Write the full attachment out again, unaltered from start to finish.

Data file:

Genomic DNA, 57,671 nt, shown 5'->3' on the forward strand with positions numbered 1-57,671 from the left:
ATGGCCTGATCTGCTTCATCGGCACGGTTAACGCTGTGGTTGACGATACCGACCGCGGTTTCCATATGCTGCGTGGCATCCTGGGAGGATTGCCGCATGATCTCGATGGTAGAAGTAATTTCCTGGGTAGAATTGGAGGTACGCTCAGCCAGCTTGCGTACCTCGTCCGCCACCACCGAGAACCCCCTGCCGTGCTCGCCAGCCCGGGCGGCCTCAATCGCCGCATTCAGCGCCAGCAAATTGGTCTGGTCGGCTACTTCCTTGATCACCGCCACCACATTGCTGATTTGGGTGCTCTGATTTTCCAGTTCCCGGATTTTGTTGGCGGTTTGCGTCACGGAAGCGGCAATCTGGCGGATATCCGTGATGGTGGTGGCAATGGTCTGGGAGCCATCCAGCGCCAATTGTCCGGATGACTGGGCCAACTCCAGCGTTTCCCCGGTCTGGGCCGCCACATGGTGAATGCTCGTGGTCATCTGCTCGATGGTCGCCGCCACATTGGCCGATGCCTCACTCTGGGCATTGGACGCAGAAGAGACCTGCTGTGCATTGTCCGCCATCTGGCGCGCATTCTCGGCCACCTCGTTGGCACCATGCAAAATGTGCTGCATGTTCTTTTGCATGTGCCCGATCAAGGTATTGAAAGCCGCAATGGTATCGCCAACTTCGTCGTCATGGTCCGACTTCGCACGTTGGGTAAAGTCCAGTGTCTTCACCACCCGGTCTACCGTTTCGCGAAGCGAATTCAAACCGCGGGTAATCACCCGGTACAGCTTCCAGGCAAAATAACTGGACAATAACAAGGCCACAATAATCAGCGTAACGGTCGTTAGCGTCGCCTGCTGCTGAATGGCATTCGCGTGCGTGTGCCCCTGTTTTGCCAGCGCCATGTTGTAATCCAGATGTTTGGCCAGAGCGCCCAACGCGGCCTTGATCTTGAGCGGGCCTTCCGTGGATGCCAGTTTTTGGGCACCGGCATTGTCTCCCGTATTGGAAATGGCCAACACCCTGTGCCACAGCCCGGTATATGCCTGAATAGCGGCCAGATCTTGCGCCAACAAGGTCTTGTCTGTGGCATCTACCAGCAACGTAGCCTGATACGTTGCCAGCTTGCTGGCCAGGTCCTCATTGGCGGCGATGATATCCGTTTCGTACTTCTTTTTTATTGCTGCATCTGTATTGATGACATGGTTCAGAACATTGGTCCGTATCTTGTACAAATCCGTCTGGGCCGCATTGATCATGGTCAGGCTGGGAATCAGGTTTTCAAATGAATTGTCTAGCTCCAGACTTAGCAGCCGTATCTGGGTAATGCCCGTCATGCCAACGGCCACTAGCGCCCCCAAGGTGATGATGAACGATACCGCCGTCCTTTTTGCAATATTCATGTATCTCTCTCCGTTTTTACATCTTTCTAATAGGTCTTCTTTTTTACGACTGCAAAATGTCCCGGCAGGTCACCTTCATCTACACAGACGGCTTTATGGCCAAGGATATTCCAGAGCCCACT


Genomic DNA, 57,671 nt, shown 5'->3' on the forward strand with positions numbered 1-57,671 from the left:
ATGGCCTGATCTGCTTCATCGGCACGGTTAACGCTGTGGTTGACGATACCGACCGCGGTTTCCATATGCTGCGTGGCATCCTGGGAGGATTGCCGCATGATCTCGATGGTAGAAGTAATTTCCTGGGTAGAATTGGAGGTACGCTCAGCCAGCTTGCGTACCTCGTCCGCCACCACCGAGAACCCCCTGCCGTGCTCGCCAGCCCGGGCGGCCTCAATCGCCGCATTCAGCGCCAGCAAATTGGTCTGGTCGGCTACTTCCTTGATCACCGCCACCACATTGCTGATTTGGGTGCTCTGATTTTCCAGTTCCCGGATTTTGTTGGCGGTTTGCGTCACGGAAGCGGCAATCTGGCGGATATCCGTGATGGTGGTGGCAATGGTCTGGGAGCCATCCAGCGCCAATTGTCCGGATGACTGGGCCAACTCCAGCGTTTCCCCGGTCTGGGCCGCCACATGGTGAATGCTCGTGGTCATCTGCTCGATGGTCGCCGCCACATTGGCCGATGCCTCACTCTGGGCATTGGACGCAGAAGAGACCTGCTGTGCATTGTCCGCCATCTGGCGCGCATTCTCGGCCACCTCGTTGGCACCATGCAAAATGTGCTGCATGTTCTTTTGCATGTGCCCGATCAAGGTATTGAAAGCCGCAATGGTATCGCCAACTTCGTCGTCATGGTCCGACTTCGCACGTTGGGTAAAGTCCAGTGTCTTCACCACCCGGTCTACCGTTTCGCGAAGCGAATTCAAACCGCGGGTAATCACCCGGTACAGCTTCCAGGCAAAATAACTGGACAATAACAAGGCCACAATAATCAGCGTAACGGTCGTTAGCGTCGCCTGCTGCTGAATGGCATTCGCGTGCGTGTGCCCCTGTTTTGCCAGCGCCATGTTGTAATCCAGATGTTTGGCCAGAGCGCCCAACGCGGCCTTGATCTTGAGCGGGCCTTCCGTGGATGCCAGTTTTTGGGCACCGGCATTGTCTCCCGTATTGGAAATGGCCAACACCCTGTGCCACAGCCCGGTATATGCCTGAATAGCGGCCAGATCTTGCGCCAACAAGGTCTTGTCTGTGGCATCTACCAGCAACGTAGCCTGATACGTTGCCAGCTTGCTGGCCAGGTCCTCATTGGCGGCGATGATATCCGTTTCGTACTTCTTTTTTATTGCTGCATCTGTATTGATGACATGGTTCAGAACATTGGTCCGTATCTTGTACAAATCCGTCTGGGCCGCATTGATCATGGTCAGGCTGGGAATCAGGTTTTCAAATGAATTGTCTAGCTCCAGACTTAGCAGCCGTATCTGGGTAATGCCCGTCATGCCAACGGCCACTAGCGCCCCCAAGGTGATGATGAACGATACCGCCGTCCTTTTTGCAATATTCATGTATCTCTCTCCGTTTTTACATCTTTCTAATAGGTCTTCTTTTTTACGACTGCAAAATGTCCCGGCAGGTCACCTTCATCTACACAGACGGCTTTATGGCCAAGGATATTCCAGAGCCCACT